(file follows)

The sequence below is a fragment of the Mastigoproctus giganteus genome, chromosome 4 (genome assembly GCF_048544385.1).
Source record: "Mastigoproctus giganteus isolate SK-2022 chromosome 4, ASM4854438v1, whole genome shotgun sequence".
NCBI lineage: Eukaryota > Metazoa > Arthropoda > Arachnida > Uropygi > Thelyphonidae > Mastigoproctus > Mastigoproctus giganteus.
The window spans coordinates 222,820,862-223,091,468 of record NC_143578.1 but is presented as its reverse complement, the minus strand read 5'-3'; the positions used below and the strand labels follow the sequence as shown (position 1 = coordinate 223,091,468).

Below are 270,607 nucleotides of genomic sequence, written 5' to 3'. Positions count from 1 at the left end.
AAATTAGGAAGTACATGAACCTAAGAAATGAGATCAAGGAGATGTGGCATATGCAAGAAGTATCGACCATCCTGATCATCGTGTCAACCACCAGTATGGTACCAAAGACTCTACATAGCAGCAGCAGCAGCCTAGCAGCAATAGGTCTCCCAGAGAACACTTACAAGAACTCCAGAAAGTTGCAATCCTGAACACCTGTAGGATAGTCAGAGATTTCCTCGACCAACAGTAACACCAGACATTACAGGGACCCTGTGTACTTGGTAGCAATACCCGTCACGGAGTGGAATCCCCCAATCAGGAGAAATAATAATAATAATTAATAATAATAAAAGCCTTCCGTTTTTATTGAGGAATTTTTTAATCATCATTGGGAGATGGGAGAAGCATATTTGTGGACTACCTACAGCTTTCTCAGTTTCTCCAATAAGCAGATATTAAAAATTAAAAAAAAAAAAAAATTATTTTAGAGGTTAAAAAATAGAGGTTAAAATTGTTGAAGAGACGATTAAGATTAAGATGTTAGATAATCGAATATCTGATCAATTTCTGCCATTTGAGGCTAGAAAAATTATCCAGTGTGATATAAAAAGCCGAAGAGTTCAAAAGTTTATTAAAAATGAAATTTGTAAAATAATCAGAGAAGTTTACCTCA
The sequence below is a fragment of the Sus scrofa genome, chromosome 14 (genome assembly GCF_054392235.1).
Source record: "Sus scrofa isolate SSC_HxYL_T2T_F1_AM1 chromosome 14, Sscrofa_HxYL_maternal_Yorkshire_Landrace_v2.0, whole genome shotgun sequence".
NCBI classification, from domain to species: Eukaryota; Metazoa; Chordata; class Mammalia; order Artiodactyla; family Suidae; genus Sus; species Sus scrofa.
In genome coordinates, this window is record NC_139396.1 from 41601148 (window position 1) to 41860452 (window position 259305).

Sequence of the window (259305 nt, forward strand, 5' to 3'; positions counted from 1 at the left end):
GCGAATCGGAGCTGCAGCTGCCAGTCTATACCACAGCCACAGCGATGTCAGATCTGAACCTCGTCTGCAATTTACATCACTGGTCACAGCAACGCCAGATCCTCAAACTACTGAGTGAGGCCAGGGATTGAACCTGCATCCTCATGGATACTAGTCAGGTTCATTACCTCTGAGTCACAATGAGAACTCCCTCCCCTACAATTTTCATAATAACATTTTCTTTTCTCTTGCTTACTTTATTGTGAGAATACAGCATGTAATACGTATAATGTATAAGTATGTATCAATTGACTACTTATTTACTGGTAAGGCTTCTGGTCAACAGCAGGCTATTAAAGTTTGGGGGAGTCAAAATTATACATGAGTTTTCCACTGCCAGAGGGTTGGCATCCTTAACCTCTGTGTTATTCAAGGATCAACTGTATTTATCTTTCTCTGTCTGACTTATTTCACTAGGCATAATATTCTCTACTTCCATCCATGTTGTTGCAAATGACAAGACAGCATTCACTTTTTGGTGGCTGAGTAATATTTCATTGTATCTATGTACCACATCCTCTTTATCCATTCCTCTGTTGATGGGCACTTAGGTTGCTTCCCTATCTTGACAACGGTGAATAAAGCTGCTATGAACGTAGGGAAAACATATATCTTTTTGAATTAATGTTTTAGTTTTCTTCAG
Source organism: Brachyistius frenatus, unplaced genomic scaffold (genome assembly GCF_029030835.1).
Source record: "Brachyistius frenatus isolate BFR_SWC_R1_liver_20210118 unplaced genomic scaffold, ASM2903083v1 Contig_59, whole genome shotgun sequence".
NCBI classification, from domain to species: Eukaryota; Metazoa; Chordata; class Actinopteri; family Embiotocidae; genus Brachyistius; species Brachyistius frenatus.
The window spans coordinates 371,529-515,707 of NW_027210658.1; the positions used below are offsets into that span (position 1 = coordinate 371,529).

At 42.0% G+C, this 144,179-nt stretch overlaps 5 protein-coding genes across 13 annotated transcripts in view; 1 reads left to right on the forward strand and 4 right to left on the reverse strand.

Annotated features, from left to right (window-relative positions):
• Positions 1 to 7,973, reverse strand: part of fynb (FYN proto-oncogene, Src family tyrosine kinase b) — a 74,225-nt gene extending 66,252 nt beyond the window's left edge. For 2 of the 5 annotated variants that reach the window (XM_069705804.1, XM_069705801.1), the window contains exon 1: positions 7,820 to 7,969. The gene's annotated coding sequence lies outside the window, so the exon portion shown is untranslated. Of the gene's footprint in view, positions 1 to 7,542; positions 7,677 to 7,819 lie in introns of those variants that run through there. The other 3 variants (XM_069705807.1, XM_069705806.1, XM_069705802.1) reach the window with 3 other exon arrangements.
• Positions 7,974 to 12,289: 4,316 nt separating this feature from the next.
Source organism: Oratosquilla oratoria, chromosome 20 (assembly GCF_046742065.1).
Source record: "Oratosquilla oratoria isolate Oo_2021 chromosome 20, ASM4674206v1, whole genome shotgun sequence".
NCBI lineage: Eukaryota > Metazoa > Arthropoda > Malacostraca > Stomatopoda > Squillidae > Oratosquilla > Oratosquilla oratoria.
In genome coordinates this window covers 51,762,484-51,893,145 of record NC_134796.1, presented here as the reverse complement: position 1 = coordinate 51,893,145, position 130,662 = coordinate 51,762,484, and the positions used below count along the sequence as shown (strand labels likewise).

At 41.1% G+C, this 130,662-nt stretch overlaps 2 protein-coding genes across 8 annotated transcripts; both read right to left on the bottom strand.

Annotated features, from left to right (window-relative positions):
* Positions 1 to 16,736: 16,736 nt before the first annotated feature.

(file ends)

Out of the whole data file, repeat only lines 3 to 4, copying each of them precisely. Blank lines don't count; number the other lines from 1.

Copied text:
NCBI lineage: Eukaryota > Metazoa > Arthropoda > Arachnida > Uropygi > Thelyphonidae > Mastigoproctus > Mastigoproctus giganteus.
The window spans coordinates 222,820,862-223,091,468 of record NC_143578.1 but is presented as its reverse complement, the minus strand read 5'-3'; the positions used below and the strand labels follow the sequence as shown (position 1 = coordinate 223,091,468).